regarding rudders i will just point out that all boats are faster with rudder steering, even when going in a straight line. If not , K1 sprint boats, which go in a straight line in flat water fighting for 100ths of a second, would not use them. 

Please Log in or Create an account to join the conversation.

8 months 3 weeks ago #34063 by Impala
Hi Atlas,

my post was also motivated by the same problem you described. I tested a relatively flat beginner ski in small but steep wind chop and found it terribly difficult to prevent it from broaching. Then I saw the rudder was very far aft. As I liked the boat otherwise, I asked the manufacturer to build one for me that has its rudder 25 cm more in front, which he agreed to. According to experience with my own designs, this improves directional stability a lot. But I would like to understand why, and, more importantly, what the tradeoff is, as there is no such thing as a free lunch.

@ Zach: well, fitting a leaded keel to your elite ski to prevent capsizing might be worth a thought haha. But joking aside, if you think about it, broaching is nothing but a side-sliding movement of the boat. This happens to be the stern, because the sharp bow is buried in the trough, so the aft part of the boat has to swing around the bow more or less, which entails losing your direction. The question then is where to place your rudder to best prevent this. It seems to me that a rudder very far aft is not optimal, but I would like to confirm this, and understand why.

Please Log in or Create an account to join the conversation.

8 months 3 weeks ago #34064 by zachhandler
Impala - I agree a ski with a rudder too far aft tends to broach, especially in steep wind waves. I had an old custom kayaks synergy that did that. I assumed that was because as the ski tipped down a runner the rudder would come out of the water. I thought about trying to move the rudder forward but knew that was a bigger repair job than I wanted to tackle.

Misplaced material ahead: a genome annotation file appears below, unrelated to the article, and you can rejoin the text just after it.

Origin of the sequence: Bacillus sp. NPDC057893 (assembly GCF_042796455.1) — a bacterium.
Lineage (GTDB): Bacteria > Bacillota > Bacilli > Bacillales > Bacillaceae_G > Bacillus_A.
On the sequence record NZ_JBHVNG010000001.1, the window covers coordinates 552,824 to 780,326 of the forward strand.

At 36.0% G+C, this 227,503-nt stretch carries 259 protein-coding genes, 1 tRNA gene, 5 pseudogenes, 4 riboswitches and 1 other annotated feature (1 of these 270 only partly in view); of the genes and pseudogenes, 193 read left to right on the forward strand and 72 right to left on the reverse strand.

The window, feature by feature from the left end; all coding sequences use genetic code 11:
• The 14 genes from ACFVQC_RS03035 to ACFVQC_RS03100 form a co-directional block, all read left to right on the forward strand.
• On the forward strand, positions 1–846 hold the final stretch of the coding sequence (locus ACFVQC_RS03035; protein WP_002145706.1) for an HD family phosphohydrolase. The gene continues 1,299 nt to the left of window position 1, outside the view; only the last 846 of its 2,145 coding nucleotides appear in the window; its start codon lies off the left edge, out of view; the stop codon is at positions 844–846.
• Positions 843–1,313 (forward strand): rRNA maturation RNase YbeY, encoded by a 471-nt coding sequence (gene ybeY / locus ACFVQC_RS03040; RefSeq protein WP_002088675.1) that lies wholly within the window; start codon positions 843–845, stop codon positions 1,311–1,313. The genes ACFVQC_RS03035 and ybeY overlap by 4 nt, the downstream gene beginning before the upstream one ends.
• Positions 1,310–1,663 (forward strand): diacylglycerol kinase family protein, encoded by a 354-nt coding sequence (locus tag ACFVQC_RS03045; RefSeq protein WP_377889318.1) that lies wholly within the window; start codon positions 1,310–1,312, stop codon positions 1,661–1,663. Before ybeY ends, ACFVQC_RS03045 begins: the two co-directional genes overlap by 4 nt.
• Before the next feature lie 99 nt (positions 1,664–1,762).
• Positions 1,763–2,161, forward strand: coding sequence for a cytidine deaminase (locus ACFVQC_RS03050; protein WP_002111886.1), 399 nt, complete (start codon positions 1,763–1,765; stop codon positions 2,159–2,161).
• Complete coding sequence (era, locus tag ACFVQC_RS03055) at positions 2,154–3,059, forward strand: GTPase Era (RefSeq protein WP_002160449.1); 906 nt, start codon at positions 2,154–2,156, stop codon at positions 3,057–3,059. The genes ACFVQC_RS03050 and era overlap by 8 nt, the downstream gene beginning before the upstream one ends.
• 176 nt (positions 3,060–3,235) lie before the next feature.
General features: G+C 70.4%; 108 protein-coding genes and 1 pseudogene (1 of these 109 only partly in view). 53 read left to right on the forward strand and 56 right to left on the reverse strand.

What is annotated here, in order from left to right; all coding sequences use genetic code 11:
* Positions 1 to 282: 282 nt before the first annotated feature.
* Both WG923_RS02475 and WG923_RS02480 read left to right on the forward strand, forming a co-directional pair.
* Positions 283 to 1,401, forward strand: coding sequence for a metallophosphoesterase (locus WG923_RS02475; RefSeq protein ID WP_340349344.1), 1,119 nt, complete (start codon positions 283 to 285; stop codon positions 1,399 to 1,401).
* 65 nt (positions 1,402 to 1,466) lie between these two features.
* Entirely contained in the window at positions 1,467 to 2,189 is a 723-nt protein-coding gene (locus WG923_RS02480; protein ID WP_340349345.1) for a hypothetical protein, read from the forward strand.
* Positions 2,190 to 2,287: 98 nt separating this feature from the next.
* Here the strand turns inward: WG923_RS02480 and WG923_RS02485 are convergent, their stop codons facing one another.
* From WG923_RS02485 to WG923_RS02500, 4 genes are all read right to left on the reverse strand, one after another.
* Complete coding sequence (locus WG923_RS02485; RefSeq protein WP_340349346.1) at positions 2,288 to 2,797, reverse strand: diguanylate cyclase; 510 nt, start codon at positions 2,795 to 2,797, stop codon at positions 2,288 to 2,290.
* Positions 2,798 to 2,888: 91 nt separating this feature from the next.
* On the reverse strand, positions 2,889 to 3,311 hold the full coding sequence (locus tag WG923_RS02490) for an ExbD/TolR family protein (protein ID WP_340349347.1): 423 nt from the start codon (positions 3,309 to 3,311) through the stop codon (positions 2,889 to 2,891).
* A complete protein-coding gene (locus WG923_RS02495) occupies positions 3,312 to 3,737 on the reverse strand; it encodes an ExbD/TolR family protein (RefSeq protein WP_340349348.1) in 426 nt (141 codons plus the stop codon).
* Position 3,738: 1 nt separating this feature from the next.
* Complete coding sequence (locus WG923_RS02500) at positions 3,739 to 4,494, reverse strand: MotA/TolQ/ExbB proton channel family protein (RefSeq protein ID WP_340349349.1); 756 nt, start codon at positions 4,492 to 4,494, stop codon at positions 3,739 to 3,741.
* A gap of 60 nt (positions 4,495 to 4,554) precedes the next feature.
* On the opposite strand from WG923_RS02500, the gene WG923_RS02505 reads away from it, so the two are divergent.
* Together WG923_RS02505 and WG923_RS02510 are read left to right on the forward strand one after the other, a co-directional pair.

Please Log in or Create an account to join the conversation.

8 months 3 weeks ago - 8 months 3 weeks ago #34066 by Fath2o
My experience with the old Fenn XT is that the original sharkfin rudder, that is placed near the tail, would simply come out of the water routinely on the crest of a wave. The ski broached constantly. A 10" elliptical rudder pretty much eliminated the problem.
Paddling the Fenn Elite I had with the same sharkfin rudder placed much farther forward, broaching never seemed to be an issue. The elite performed beautifully. 
My understanding is the Elite performed even better with an upgraded rudder though.
Advantage of sharkfin is it not damaged as readily as deeper less raked rudders.

Please Log in or Create an account to join the conversation.

8 months 2 weeks ago - 8 months 2 weeks ago #34079 by Impala
The problem is (a bit) that we are discussing something that we feel, but have trouble to observe, as the rudder is just out of our sight while paddling. I assume that even if the rudder does not 'stick out' behind the wavecrest, it is not very effective when working on the top of the wave where the water is less 'solid' (bubbly, and easier to push aside as there is less surrounding water). The irony is that this hits you all the harder once you try not to slide down the face of the wave, but to stay on top as recommended. That will not work with a rudder too far aft.

Please Log in or Create an account to join the conversation.

Latest Forum Topics

Epicpaddler's Avatar

Epic V8 Pro vs. Think Zen (10 Posts)

1 hour 6 minutes ago

Surfski Bucket Padding (1 Posts)

3 hours 6 minutes ago

Epic v10 sport volume (4 Posts)

1 day 10 hours ago
Protected by R Antispam